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scrottie (4167)


My email address is Spam me harder! *moan*

Journal of scrottie (4167)

Friday November 06, 2009
02:43 PM

The day Linux stopped being self hosting; or, Linux sucks

[ #39849 ]

Background: I bought a new used CF-51 semi-rugged Toughbook to replace the ailing and failing CF-R1 [1]. I've wasted entirely too much time trying to get all of my crap moved over to a new OS install on the new machine.

The history of which OSes I've tried and what I've done to them has gotten quite long now, but most recently, I blew away CentOS and stuck Slackware back in as CentOS couldn't even compile its own kernel. I cursed CentOS as being stupid and decided I'd deal with the limited number of packages afforded by Slackware. So I go to build a kernel in Slackware because there's always something you need that's disabled... and lo, exact same problem. I had just been Googling for the problem with the word "centos" tacked on but I got curious and dropped any mention of any vendor and discovered that Gentoo and other systems had floods of bug reports of the same problem: ... every Linux vendor on Earth took a broken GCC and shipped a major release version that's not capable of building its own kernel.

Linux went non-self-hosting and most people never noticed.

There's no Slashdot headlines.

Perhaps we're still distracted with the flood of security announcements and still reeling from the profound ways that RedHat fucked up Perl, and Debian fucked up ssh, and so on. Perhaps our smashed expectations for Linux vendors to deliver a working desktop that we stopped caring that there's supposed to be a *Unix* *like* operating system under neigh. All we care about is that it has "Linux Inside". We don't care how much more convulted the init system is than HP/UX or how many more pointless CPU eating extensions it has than Solaris... only that it's Linux. It'll take ages for these idiot OS vendors to undo all of the good will and tarnish the reputation of Linux. As long as it's pretty, no one will look under the hood. They'll happily reinstall Linux over and over again to fix all of the stupid problems.

I'd love to make a serious effort to migrate to DragonFlyBSD since we have a possibly non-fucked-up BSD again now [2] but now days, "open source" software doesn't even build cleanly on Linux. Someone somewhere gets it to build just once at great effort and then it gets packaged into a .deb and never builds again. Try to build on something other than Linux and it's a huge project. Back when people ran shit like AIX2 it was easier to get a random package to compile for your random system. Making something compile on Ultrix was easier than getting something to compile on BSD. Infinite numbers of operating specific build crutches portability does not make.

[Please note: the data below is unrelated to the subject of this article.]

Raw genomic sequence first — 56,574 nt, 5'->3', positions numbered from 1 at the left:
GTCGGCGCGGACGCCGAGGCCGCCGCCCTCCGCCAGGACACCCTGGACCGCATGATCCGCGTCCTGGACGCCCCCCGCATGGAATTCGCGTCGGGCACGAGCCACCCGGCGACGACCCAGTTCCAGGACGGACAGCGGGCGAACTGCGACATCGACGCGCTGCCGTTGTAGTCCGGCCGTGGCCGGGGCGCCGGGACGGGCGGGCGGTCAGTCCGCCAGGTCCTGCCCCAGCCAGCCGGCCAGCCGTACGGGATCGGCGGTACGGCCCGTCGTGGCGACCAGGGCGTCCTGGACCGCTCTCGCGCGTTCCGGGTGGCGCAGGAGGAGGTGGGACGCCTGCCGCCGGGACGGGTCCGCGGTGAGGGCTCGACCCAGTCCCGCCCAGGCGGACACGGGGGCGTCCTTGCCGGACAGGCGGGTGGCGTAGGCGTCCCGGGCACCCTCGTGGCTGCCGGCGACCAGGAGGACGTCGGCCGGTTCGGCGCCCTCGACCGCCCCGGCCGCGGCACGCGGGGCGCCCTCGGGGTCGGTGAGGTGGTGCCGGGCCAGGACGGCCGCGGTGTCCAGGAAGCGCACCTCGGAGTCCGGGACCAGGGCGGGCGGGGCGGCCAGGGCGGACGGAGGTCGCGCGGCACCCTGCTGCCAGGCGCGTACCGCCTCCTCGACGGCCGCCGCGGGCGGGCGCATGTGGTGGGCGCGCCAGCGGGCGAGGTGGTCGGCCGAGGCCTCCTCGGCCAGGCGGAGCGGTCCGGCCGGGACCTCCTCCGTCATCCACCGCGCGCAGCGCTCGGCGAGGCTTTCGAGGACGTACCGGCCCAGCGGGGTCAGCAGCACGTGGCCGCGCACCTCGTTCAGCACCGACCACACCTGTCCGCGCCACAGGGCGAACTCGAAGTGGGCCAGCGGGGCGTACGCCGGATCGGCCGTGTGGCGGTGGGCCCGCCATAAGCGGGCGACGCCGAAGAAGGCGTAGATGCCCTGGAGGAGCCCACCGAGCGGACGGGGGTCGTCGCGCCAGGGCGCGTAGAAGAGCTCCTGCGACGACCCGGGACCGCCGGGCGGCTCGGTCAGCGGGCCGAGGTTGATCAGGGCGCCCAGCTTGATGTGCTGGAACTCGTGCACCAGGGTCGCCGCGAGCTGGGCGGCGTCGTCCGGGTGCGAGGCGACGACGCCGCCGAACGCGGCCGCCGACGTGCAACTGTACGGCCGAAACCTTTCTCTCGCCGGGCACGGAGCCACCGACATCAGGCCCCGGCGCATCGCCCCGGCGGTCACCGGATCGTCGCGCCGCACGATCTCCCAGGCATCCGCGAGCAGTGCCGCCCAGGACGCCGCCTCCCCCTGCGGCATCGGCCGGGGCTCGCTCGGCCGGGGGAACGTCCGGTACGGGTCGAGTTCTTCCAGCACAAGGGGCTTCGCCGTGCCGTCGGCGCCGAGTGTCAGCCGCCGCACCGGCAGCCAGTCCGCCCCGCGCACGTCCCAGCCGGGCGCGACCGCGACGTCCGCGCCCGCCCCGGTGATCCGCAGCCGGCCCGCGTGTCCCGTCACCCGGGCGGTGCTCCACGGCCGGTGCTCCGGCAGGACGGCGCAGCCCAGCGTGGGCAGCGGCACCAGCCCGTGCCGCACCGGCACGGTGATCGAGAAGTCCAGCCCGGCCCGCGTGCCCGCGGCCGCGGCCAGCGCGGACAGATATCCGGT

I just want to say right now, all of you suck. This is the kind of crap that makes me just want to go work for Microsoft. Fuck you all.

Footnote 1: The cute, tiny CF-R1 is six or so years old now and the microswitch for the left trackpad button doesn't return any more. This same microswitch is soldered to the main board. Also it's maxed at 256 megs of RAM. It's also not as rugged as I'd like -- it's on it's third screen, though both were broken in events such as my being hit by a car. I really want a laptop I can use as a weapon against motorists... also Xorg doesn't seem to like the SiliconMotion video hardware on the CF-R1 and the 2.6 kernel had some problems.

Footnote 2: Previous rants were about how NetBSD, OpenBSD, and FreeBSD each, mostly out of fear and envy of Linux, screwed the pooch and made themselves obsolete by giving up the only thing that they had that Linux didn't: stability and sanity.


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  • i recommend checking the system that does constantly native builds on most of the existing architectures out there and doesn't support the blob nonsense. It's portable, doesn't lie about the number of supported platforms by just cross-compiling for them and last but not least is secure. Additionally it has superb wireless support. ... those who found it suitable for their needs rarely complained since the first installation.

    I'm only telling it because i made similar experiences and tried a lot before i fou

  • ... Linux went non-self-hosting and most people never noticed. There's no Slashdot headlines.

    could that silence be because the bug you linked was in 2002, is marked resolved, and was last updated in 2005?

    do you browse the Perl 4 or SQL 87 bug logs too ?

    # I had a sig when sigs were cool
    use Sig;
    • That's one example of many. It was re-opened repeatedly and had a large number of duplicate tickets folded in. As I said in my post, I Googled. I'm not browsing Gentoo bugs. If you can't be bothered to read my post, why the fuck should I be bothered to read your replies? Go away. Get off my blog and don't reply ever again. Thanks, bye.

  • I guess rants are meant to be hyperbolic, but what the hell? You might want to ask yourself whether your wounds are self-inflicted. Frankly, it sounds to me like you're the cause of your own problems.

    • Yes, I struggle with that question -- to what degree my problems are self inflicted. As I said (either here or previously), I've tried very hard to do exactly what other people do and just run Debian and let it update itself. I don't know why things that just work for other people don't work for me. Maybe I push them harder. Maybe my mindset is different. My brother and I used to hang out in an arcade and we know how to crash half a dozen of the games there. It's well known that programmers make terri